Kevin Spacey Speech: Why The Netflix Model Can Save Television [VIDEO + FULL TRANSCRIPT]

 @redletterdave
on August 30 2013 1:56 PM
kevin-spacey-speech-edinburgh
Actor Kevin Spacey delivered an emphatic speech about the Netflix model, and how giving consumers what they want is the key to success in the new model of television. Courtesy / Geitf.co.uk

The cable television model is dying, and it seems like everyone knows it except the cable companies themselves. Take one look at Netflix, which is breaking the traditional model by selling its subscription streaming service and letting users enjoy content at their own pace, including movies and TV shows, which are released entire seasons at a time.

Kevin Spacey, the Academy Award-winning actor and star of the first Netflix original series “House of Cards,” has become a proponent for this new model of television, citing how it’s easier to produce and more effective at attracting and engaging viewership. At the Guardian Edinburgh International Television Festival on Aug. 22, Spacey delivered an emphatic speech about the Netflix model, and how giving consumers what they want is the key to success in the new age of television and entertainment. Read the full transcript from Spacey’s speech here, and watch the video of the speech below, courtesy of The Telegraph.

"House of Cards creatively, actually, follows the model more often employed here in Great Britain. The television industry here has never really embraced the pilot season looked to by the networks in the United States as a worthwhile effort. And now look, of course, we went out to all the major networks with House of Cards, and every single one was interested in the idea, but every single one wanted us to do a pilot first. And look it wasn’t out of arrogance that David Fincher and Bo Willem and I were not interested in having to audition the idea, it was that we wanted to start to tell a story that was going to take a long time to tell. We were creating a sophisticated multi-layer story with complex characters who would reveal themselves over time, and relationships that would need space to play out. And the obligation of course of doing a pilot from the writing perspective is that you have to spend about45 minutes establishing all the characters and creating arbitrary cliffhangers and basically generally prove that what your’e going to do is going to work.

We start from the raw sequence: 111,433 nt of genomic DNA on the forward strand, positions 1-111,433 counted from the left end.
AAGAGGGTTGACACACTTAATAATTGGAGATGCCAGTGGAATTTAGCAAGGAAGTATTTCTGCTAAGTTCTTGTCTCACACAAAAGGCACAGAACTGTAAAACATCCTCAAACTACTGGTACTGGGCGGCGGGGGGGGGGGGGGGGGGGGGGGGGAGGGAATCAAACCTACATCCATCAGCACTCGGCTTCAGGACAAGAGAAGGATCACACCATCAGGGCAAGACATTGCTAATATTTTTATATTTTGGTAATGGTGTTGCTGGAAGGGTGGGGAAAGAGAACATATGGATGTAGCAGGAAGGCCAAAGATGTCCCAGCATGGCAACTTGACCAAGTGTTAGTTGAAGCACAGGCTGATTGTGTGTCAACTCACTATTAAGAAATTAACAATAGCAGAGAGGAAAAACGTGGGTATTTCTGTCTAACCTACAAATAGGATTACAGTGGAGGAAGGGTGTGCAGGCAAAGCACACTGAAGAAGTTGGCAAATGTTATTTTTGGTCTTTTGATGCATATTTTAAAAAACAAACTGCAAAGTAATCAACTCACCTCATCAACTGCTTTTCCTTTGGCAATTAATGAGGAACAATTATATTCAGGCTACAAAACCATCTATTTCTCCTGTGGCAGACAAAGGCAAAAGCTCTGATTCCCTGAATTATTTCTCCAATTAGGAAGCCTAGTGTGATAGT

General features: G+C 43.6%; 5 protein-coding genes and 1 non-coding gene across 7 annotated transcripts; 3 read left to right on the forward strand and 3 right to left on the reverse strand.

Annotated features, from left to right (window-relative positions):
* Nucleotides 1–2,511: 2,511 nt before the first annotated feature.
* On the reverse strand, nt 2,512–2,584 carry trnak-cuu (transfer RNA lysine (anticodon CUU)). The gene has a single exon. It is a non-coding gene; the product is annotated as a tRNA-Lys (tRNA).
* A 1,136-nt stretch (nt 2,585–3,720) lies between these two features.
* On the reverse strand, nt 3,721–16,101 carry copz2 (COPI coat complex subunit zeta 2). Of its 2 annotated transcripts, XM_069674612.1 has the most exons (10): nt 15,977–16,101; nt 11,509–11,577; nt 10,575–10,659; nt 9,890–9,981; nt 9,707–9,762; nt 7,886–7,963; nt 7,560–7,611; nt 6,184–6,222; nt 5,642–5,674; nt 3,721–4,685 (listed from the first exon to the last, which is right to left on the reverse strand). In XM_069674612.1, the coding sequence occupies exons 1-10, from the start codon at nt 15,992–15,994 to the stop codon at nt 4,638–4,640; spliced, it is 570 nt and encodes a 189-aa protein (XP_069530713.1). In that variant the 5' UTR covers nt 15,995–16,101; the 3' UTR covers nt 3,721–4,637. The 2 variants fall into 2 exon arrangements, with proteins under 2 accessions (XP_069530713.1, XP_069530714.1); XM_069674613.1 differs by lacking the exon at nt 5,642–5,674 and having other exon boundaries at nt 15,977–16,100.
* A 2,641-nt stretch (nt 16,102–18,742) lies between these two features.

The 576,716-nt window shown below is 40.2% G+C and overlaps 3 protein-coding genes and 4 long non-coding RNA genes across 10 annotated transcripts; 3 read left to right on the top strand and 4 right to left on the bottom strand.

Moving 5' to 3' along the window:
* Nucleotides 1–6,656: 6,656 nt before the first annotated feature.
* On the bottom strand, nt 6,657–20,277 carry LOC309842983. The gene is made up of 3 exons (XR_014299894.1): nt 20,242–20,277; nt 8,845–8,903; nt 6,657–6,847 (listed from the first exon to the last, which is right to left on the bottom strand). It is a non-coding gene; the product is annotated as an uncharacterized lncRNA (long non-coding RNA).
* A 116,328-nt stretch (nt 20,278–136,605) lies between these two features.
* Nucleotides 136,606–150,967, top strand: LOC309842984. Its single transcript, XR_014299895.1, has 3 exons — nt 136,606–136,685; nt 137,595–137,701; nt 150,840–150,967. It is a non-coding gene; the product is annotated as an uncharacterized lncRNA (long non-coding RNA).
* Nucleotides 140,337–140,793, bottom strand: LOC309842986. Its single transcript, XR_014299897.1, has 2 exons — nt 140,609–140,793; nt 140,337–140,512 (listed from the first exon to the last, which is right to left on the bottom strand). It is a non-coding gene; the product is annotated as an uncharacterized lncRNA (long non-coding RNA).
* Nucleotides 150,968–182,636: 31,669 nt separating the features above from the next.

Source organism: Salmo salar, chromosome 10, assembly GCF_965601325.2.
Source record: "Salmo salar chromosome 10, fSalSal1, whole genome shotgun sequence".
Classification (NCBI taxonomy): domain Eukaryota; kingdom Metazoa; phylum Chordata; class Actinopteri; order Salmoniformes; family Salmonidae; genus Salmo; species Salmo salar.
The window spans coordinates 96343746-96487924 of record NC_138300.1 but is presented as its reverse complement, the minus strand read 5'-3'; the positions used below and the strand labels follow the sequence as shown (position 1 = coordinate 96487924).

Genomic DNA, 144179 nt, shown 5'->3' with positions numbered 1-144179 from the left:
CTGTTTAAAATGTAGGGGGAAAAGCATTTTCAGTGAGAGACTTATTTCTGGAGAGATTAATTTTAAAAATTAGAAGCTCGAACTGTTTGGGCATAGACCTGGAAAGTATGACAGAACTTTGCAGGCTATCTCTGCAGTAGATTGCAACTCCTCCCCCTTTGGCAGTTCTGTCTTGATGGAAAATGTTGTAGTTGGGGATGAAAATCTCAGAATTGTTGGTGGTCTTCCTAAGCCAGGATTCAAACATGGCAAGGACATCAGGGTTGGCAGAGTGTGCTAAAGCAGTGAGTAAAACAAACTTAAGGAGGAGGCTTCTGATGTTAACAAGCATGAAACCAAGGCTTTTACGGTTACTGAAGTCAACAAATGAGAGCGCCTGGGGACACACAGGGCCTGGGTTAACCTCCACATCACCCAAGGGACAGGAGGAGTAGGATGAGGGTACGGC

"Netflix was the only company that said, ‘We believe in you. We’ve run our data, and it tells us our audience would watch this series.’

"By comparison, last year, 113 pilots were made. 35 of those were chosen to go to air, 13 of those were renewed, but most of those are gone now. And this year, 146 pilots were shot, 56 have gone to series but we don’t know the outcome of those yet, but the cost of these pilots was somewhere between $300 and $400 million a year. That makes our House of Cards deal for two seasons look really cost effective.

"Clearly the success of the Netflix model, releasing the entire season of House of Cards at once, proved one thing: The audience wants the control. They want the freedom. If they want to binge as they’ve been doing on House of Cards and lots of other shows, we should let them binge. I can’t tell you how many people have stopped me on the street and said, ‘Thank you, you sucked three days out of my life.’

"And through this new form of distribution, we have demonstrated that we have learned the lesson that the music industry didn’t learn: Give people what they want, when they want it, in the form they want it in, at a reasonable price, and they’ll more likely pay for it rather than steal it. Well, some will still steal it, but I think we can take a bite out of piracy.

"So I predict in the next decade or two, any differentiation between these platforms will fall away. Is 13 hours watched as one cinematic whole really any different from a film? Do we define film as something being two hours or less? Surely it goes deeper than that. If you’re watching a film on your television, is it no longer a film because you’re not watching it in a theatre? If you watch a TV show on your iPad, is it no longer a TV show? The device and the length are irrelevant; the labels are useless, except perhaps to agents and managers and lawyers, who use these labels to conduct business deals. But for kids growing up now, there’s no difference watching Avatar on an iPad or watching YouTube on TV or watching Game of Thrones on their computer. It’s all content. It’s just story.

"And the audience has spoken. They want stories.  They’re dying for them .They’re rooting for us to give them the right thing. And they will talk about it, binge on it, carry it with them on the bus and to the hairdresser, force it on their friends, tweet, blog, Facebook, make fan pages, silly GIFs, and God knows what else about it. Engage with it with a passion and an intimacy that a blockbuster movie could only dream of. And all we have to do is give it to them. The prized fruit is right there, shinier and juicier than it’s ever been before. So it’ll be all the more shame on each and every one of us if we don’t reach out and seize it.

"And I want to leave you with the words of a man as good as any to address the nexus of commerce and art, Mr. Orson Welles, who once said, ‘I hate television. I hate it as much as peanuts. But I can’t stop eating peanuts.’”

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